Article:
Why our experience and the object we experience are one

Step 10: the argument from hallucinations

The only empirical evidence supporting the separation between experience and world is constituted by cases of misperception, including hallucinations and dreams. In such cases, one's experience seems to differ from the real world. Right? No, surprisingly wrong!

Example. Emily sees a red apple floating in the air. However, there is no red apple in front of her. She is hallucinating. Is this a case of experience without an object? No. Emily perceives an apple that she met some time earlier in her life. For instance, she experiences the apple that had been on her table yesterday. Crucially, she perceives it, she does not re-imagine it!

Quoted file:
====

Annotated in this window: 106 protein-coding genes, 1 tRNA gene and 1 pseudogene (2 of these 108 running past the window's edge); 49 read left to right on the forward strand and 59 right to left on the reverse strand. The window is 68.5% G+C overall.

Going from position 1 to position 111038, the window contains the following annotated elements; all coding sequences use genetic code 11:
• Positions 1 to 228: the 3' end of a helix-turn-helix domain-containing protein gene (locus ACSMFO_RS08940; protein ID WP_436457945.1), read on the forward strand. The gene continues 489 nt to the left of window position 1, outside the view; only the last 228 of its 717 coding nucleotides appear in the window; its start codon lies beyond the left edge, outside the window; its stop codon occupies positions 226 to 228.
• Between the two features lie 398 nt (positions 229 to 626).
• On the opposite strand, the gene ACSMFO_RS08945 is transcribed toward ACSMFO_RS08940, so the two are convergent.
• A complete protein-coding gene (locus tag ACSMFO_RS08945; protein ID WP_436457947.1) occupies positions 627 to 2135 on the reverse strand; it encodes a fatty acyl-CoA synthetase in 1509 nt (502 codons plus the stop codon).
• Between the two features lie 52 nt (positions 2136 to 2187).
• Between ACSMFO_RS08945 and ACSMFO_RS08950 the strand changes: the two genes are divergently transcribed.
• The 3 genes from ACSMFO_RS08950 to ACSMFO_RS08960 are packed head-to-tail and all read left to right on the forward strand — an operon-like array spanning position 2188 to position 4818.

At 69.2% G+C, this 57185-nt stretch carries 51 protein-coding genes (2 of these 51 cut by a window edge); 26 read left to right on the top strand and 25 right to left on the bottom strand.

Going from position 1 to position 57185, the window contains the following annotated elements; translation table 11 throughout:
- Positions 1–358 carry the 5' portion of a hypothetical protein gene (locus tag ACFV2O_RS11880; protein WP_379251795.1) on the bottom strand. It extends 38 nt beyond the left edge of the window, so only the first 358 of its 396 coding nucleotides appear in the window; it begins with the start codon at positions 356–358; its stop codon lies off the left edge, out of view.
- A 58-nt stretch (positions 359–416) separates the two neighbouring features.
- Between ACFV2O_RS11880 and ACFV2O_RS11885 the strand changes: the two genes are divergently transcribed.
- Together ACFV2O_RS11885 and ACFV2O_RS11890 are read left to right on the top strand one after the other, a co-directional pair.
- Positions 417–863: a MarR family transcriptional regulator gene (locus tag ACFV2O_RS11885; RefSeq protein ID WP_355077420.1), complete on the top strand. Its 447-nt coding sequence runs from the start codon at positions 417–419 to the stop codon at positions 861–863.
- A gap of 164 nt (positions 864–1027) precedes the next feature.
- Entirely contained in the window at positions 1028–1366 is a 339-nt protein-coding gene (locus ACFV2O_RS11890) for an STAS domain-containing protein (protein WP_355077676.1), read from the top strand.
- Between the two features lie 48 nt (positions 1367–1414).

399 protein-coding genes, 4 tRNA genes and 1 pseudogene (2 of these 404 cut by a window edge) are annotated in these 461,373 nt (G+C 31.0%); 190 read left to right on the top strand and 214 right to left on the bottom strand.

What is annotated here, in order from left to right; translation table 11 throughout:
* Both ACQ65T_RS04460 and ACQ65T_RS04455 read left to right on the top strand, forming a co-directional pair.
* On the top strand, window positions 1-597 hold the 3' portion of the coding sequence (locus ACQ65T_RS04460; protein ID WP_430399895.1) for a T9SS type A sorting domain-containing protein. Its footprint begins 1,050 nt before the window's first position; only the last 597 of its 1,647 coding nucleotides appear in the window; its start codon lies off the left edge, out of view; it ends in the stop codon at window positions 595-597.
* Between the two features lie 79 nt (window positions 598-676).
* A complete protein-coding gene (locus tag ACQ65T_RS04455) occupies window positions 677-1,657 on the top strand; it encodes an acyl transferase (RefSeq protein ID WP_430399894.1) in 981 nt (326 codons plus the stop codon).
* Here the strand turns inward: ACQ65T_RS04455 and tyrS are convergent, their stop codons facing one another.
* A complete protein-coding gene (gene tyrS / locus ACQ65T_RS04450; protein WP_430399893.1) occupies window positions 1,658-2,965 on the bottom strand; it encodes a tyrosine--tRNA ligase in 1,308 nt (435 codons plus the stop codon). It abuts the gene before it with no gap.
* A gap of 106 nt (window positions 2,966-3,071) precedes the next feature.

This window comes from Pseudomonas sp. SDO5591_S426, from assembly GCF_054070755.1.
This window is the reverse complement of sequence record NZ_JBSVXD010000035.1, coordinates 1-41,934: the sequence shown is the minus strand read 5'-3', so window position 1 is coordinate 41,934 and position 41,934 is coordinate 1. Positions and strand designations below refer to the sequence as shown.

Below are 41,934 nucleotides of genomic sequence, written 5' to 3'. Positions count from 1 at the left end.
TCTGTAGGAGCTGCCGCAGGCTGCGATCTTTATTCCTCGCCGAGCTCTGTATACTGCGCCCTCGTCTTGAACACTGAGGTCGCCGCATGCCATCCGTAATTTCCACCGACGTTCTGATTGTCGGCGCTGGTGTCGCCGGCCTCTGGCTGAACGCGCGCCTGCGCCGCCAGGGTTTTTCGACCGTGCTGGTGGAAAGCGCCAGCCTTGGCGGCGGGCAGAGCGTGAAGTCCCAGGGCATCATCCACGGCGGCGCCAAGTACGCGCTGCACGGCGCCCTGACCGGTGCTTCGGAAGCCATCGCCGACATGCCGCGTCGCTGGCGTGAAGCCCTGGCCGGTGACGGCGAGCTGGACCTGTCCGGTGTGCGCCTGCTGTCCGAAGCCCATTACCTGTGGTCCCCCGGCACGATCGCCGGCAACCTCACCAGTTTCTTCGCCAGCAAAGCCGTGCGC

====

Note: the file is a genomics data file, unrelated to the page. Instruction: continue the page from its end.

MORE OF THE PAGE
The Spread Mind supports this counterintuitive claim by pointing out two empirical facts. First, all hallucinations are made of parts of actual objects. Second, both in perception and hallucination there is a time lag. The conclusion is that:

Hallucinations are perceptions of unusually spatiotemporally-scattered physical objects.

Riccardo Manzotti, 27 January 2015